Wednesday, January 20, 2010

The non-surprising chaser vav in Leshono -- should we darshen it?

Summary: In Midrash Lekach Tov, a derasha on a chaser spelling of a word. But is it fit to make such a derasha, when this is the entirely expected spelling?

Post: In Shemot 11:7,

ז  וּלְכֹל בְּנֵי יִשְׂרָאֵל, לֹא יֶחֱרַץ-כֶּלֶב לְשֹׁנוֹ, לְמֵאִישׁ, וְעַד-בְּהֵמָה--לְמַעַן, תֵּדְעוּן, אֲשֶׁר יַפְלֶה יְהוָה, בֵּין מִצְרַיִם וּבֵין יִשְׂרָאֵל.
7 But against any of the children of Israel shall not a dog whet his tongue, against man or beast; that ye may know how that the LORD doth put a difference between the Egyptians and Israel.

Minchas Shai writes on this:
לֹא יֶחֱרַץ-כֶּלֶב לְשֹׁנוֹ -- in midrash Lekach Tov: "leshono is written chaser vav, that is to say that it will not harm them either with its teeth or its tongue." And even though all loshonos in the Torah are like it in terms of being spelled chaser, we saw fit to write it down, because it is the work of Heaven.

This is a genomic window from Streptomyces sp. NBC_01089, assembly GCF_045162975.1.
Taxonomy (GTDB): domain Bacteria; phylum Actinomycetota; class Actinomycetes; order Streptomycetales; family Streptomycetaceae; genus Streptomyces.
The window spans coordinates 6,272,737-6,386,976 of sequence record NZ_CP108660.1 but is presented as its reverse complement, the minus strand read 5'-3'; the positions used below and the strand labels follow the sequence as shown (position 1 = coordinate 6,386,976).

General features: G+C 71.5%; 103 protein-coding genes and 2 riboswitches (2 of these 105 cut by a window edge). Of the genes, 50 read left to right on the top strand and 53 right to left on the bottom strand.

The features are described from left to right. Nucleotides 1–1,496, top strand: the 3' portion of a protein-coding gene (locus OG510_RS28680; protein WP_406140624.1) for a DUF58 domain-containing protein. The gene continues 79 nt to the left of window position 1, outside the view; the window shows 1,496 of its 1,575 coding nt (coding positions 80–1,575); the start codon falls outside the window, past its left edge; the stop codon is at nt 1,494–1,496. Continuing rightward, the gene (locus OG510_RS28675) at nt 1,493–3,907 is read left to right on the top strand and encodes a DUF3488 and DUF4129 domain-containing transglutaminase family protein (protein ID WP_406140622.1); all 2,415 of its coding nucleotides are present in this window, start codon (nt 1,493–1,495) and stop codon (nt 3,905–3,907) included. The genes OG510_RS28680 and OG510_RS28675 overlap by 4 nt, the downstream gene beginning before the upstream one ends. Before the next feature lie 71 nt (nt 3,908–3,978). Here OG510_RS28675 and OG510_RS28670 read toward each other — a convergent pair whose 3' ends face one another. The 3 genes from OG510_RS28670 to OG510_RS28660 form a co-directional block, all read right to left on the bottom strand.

You can see this midrash Lekach Tov = Pesikta Zutrasa here. In terms of this post-Talmudic derasha, it is interesting. Presumably, since the vav is missing, one can read שנו at the end of the word, or perhaps the entire word as le-shino. But it calls to mind Ibn Ezra's lengthy objection to this sort of derasha, or darshening a word when it is written plene and the same word when it is written deficiently. In his view, there should at the least be something "askew" with the word which impels the derasha. (He goes further than that, actually, but that is for another post. In short, if a word is spelled sometimes malei and sometimes chaser, then that might simply indicate that there is no real regularity of spelling.)

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